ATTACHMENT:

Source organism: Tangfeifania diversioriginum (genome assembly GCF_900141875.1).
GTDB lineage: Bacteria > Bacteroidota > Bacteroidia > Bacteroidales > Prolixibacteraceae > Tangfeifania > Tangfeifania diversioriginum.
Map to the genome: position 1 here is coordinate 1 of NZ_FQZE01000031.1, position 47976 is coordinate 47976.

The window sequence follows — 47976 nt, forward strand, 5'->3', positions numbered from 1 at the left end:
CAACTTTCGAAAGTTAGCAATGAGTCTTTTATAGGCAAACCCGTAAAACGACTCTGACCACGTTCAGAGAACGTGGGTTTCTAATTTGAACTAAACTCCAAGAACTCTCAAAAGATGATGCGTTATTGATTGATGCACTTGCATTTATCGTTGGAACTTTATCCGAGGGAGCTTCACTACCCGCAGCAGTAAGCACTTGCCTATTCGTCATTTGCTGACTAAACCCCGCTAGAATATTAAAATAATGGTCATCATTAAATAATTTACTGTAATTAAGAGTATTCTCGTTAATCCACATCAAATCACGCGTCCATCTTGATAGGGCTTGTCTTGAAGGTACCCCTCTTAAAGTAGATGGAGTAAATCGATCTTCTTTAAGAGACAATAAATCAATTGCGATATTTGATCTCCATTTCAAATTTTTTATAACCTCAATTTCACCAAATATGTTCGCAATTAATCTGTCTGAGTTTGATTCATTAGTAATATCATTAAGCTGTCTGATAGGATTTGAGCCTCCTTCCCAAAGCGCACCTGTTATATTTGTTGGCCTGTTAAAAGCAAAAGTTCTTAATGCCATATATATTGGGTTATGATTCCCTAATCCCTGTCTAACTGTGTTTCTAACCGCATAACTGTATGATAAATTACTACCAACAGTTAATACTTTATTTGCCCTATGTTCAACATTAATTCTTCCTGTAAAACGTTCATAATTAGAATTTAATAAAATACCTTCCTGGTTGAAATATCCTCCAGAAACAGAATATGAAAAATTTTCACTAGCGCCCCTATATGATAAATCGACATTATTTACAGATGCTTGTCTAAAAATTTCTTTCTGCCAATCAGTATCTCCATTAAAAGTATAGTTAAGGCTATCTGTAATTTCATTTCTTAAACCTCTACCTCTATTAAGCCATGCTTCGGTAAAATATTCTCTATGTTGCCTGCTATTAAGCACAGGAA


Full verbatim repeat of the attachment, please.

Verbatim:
Source organism: Tangfeifania diversioriginum (genome assembly GCF_900141875.1).
GTDB lineage: Bacteria > Bacteroidota > Bacteroidia > Bacteroidales > Prolixibacteraceae > Tangfeifania > Tangfeifania diversioriginum.
Map to the genome: position 1 here is coordinate 1 of NZ_FQZE01000031.1, position 47976 is coordinate 47976.

The window sequence follows — 47976 nt, forward strand, 5'->3', positions numbered from 1 at the left end:
CAACTTTCGAAAGTTAGCAATGAGTCTTTTATAGGCAAACCCGTAAAACGACTCTGACCACGTTCAGAGAACGTGGGTTTCTAATTTGAACTAAACTCCAAGAACTCTCAAAAGATGATGCGTTATTGATTGATGCACTTGCATTTATCGTTGGAACTTTATCCGAGGGAGCTTCACTACCCGCAGCAGTAAGCACTTGCCTATTCGTCATTTGCTGACTAAACCCCGCTAGAATATTAAAATAATGGTCATCATTAAATAATTTACTGTAATTAAGAGTATTCTCGTTAATCCACATCAAATCACGCGTCCATCTTGATAGGGCTTGTCTTGAAGGTACCCCTCTTAAAGTAGATGGAGTAAATCGATCTTCTTTAAGAGACAATAAATCAATTGCGATATTTGATCTCCATTTCAAATTTTTTATAACCTCAATTTCACCAAATATGTTCGCAATTAATCTGTCTGAGTTTGATTCATTAGTAATATCATTAAGCTGTCTGATAGGATTTGAGCCTCCTTCCCAAAGCGCACCTGTTATATTTGTTGGCCTGTTAAAAGCAAAAGTTCTTAATGCCATATATATTGGGTTATGATTCCCTAATCCCTGTCTAACTGTGTTTCTAACCGCATAACTGTATGATAAATTACTACCAACAGTTAATACTTTATTTGCCCTATGTTCAACATTAATTCTTCCTGTAAAACGTTCATAATTAGAATTTAATAAAATACCTTCCTGGTTGAAATATCCTCCAGAAACAGAATATGAAAAATTTTCACTAGCGCCCCTATATGATAAATCGACATTATTTACAGATGCTTGTCTAAAAATTTCTTTCTGCCAATCAGTATCTCCATTAAAAGTATAGTTAAGGCTATCTGTAATTTCATTTCTTAAACCTCTACCTCTATTAAGCCATGCTTCGGTAAAATATTCTCTATGTTGCCTGCTATTAAGCACAGGAA